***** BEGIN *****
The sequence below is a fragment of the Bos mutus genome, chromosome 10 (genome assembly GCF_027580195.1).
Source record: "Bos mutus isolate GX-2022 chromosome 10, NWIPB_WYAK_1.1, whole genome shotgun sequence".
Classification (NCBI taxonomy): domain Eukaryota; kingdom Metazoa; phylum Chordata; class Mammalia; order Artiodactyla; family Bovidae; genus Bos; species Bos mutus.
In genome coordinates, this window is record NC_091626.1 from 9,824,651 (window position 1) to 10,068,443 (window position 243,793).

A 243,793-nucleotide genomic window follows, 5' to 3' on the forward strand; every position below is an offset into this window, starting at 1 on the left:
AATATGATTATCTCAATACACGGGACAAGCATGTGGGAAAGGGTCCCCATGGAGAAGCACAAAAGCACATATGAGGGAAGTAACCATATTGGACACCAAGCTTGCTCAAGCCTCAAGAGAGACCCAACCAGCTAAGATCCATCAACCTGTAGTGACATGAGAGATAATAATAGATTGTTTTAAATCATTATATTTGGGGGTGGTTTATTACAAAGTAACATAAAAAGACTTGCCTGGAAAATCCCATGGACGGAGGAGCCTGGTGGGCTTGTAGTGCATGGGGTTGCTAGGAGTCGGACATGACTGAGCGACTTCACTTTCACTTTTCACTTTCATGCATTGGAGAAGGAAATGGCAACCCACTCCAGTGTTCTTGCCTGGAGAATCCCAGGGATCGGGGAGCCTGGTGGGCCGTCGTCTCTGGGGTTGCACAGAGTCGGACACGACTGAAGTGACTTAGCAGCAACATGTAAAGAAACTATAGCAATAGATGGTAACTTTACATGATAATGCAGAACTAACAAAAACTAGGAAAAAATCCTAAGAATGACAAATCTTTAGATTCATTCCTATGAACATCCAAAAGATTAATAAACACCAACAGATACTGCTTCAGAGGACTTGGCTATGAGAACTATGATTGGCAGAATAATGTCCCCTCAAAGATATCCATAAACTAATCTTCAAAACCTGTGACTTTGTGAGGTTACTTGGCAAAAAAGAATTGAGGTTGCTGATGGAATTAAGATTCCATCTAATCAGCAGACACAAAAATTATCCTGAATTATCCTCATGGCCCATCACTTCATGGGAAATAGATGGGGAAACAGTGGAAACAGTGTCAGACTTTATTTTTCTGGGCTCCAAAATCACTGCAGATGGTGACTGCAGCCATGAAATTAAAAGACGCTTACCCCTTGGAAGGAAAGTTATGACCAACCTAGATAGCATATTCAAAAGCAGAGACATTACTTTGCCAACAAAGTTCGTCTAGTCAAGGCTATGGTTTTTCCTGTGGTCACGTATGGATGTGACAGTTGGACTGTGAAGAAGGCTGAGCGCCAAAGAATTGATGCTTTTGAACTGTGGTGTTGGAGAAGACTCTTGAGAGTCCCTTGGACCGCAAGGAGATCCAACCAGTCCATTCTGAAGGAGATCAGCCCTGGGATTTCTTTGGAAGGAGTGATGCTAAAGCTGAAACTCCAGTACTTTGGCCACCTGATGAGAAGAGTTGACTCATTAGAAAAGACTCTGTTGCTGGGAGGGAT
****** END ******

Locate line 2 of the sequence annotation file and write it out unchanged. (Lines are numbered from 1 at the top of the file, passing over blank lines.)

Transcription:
Source record: "Bos mutus isolate GX-2022 chromosome 10, NWIPB_WYAK_1.1, whole genome shotgun sequence".